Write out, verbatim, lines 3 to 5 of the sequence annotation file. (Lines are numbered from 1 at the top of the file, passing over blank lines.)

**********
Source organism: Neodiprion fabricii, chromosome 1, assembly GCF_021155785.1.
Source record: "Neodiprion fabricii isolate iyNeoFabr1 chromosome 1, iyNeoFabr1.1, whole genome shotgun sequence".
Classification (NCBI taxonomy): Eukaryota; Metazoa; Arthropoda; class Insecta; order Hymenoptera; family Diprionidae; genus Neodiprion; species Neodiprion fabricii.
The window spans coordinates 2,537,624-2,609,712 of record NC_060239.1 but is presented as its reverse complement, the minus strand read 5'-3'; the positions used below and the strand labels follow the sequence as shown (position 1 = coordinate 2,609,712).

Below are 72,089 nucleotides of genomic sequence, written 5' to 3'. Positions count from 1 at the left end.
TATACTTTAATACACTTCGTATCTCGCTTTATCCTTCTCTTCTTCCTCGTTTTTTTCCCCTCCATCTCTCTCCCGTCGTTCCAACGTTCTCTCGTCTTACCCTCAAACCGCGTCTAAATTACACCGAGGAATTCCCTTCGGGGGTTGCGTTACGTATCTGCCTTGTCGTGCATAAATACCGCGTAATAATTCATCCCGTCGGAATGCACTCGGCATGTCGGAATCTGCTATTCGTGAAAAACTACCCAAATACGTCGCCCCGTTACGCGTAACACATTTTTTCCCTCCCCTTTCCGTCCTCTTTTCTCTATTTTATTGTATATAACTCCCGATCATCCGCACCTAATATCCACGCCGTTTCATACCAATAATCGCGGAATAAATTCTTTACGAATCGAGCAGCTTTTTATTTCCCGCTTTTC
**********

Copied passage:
Classification (NCBI taxonomy): Eukaryota; Metazoa; Arthropoda; class Insecta; order Hymenoptera; family Diprionidae; genus Neodiprion; species Neodiprion fabricii.
The window spans coordinates 2,537,624-2,609,712 of record NC_060239.1 but is presented as its reverse complement, the minus strand read 5'-3'; the positions used below and the strand labels follow the sequence as shown (position 1 = coordinate 2,609,712).

Below are 72,089 nucleotides of genomic sequence, written 5' to 3'. Positions count from 1 at the left end.